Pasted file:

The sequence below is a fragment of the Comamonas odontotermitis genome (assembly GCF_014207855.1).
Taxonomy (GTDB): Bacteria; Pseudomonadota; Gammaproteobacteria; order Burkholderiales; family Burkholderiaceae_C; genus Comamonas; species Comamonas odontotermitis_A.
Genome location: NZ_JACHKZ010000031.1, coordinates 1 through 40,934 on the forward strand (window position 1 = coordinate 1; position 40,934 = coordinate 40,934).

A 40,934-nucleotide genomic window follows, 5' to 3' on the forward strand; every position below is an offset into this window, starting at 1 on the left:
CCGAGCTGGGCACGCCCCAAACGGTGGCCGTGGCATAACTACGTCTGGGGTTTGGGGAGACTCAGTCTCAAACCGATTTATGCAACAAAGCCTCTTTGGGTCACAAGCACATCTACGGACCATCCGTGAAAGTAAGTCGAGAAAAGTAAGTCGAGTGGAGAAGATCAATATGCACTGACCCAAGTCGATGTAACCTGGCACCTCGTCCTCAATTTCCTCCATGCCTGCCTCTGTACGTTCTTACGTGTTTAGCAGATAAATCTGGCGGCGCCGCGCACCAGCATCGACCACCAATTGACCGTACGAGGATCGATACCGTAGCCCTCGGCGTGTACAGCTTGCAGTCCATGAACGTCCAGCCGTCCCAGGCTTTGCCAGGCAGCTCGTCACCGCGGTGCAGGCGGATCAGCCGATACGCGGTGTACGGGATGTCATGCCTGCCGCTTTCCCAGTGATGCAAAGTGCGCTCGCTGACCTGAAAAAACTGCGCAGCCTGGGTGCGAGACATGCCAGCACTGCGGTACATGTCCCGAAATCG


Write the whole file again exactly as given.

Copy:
The sequence below is a fragment of the Comamonas odontotermitis genome (assembly GCF_014207855.1).
Taxonomy (GTDB): Bacteria; Pseudomonadota; Gammaproteobacteria; order Burkholderiales; family Burkholderiaceae_C; genus Comamonas; species Comamonas odontotermitis_A.
Genome location: NZ_JACHKZ010000031.1, coordinates 1 through 40,934 on the forward strand (window position 1 = coordinate 1; position 40,934 = coordinate 40,934).

A 40,934-nucleotide genomic window follows, 5' to 3' on the forward strand; every position below is an offset into this window, starting at 1 on the left:
CCGAGCTGGGCACGCCCCAAACGGTGGCCGTGGCATAACTACGTCTGGGGTTTGGGGAGACTCAGTCTCAAACCGATTTATGCAACAAAGCCTCTTTGGGTCACAAGCACATCTACGGACCATCCGTGAAAGTAAGTCGAGAAAAGTAAGTCGAGTGGAGAAGATCAATATGCACTGACCCAAGTCGATGTAACCTGGCACCTCGTCCTCAATTTCCTCCATGCCTGCCTCTGTACGTTCTTACGTGTTTAGCAGATAAATCTGGCGGCGCCGCGCACCAGCATCGACCACCAATTGACCGTACGAGGATCGATACCGTAGCCCTCGGCGTGTACAGCTTGCAGTCCATGAACGTCCAGCCGTCCCAGGCTTTGCCAGGCAGCTCGTCACCGCGGTGCAGGCGGATCAGCCGATACGCGGTGTACGGGATGTCATGCCTGCCGCTTTCCCAGTGATGCAAAGTGCGCTCGCTGACCTGAAAAAACTGCGCAGCCTGGGTGCGAGACATGCCAGCACTGCGGTACATGTCCCGAAATCG